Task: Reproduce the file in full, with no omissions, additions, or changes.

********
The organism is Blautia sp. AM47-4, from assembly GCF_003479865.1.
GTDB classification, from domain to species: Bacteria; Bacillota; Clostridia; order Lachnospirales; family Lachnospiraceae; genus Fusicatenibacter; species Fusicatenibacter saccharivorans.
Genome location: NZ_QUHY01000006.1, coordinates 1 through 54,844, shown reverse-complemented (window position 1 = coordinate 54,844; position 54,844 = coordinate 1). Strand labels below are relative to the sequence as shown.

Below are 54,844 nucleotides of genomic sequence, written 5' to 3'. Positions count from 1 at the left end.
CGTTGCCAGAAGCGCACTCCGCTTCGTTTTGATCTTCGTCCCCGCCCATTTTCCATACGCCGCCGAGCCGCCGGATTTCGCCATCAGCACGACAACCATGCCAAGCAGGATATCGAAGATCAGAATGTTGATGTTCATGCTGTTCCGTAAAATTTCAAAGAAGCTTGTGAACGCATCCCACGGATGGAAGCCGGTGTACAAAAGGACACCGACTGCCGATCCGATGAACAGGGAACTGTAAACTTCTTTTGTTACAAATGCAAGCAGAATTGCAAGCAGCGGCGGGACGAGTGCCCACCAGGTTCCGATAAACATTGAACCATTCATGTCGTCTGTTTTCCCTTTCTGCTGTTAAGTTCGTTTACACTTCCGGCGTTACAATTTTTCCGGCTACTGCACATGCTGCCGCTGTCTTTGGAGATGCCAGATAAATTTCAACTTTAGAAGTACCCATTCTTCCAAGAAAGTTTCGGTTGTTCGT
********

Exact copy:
The organism is Blautia sp. AM47-4, from assembly GCF_003479865.1.
GTDB classification, from domain to species: Bacteria; Bacillota; Clostridia; order Lachnospirales; family Lachnospiraceae; genus Fusicatenibacter; species Fusicatenibacter saccharivorans.
Genome location: NZ_QUHY01000006.1, coordinates 1 through 54,844, shown reverse-complemented (window position 1 = coordinate 54,844; position 54,844 = coordinate 1). Strand labels below are relative to the sequence as shown.

Below are 54,844 nucleotides of genomic sequence, written 5' to 3'. Positions count from 1 at the left end.
CGTTGCCAGAAGCGCACTCCGCTTCGTTTTGATCTTCGTCCCCGCCCATTTTCCATACGCCGCCGAGCCGCCGGATTTCGCCATCAGCACGACAACCATGCCAAGCAGGATATCGAAGATCAGAATGTTGATGTTCATGCTGTTCCGTAAAATTTCAAAGAAGCTTGTGAACGCATCCCACGGATGGAAGCCGGTGTACAAAAGGACACCGACTGCCGATCCGATGAACAGGGAACTGTAAACTTCTTTTGTTACAAATGCAAGCAGAATTGCAAGCAGCGGCGGGACGAGTGCCCACCAGGTTCCGATAAACATTGAACCATTCATGTCGTCTGTTTTCCCTTTCTGCTGTTAAGTTCGTTTACACTTCCGGCGTTACAATTTTTCCGGCTACTGCACATGCTGCCGCTGTCTTTGGAGATGCCAGATAAATTTCAACTTTAGAAGTACCCATTCTTCCAAGAAAGTTTCGGTTGTTCGT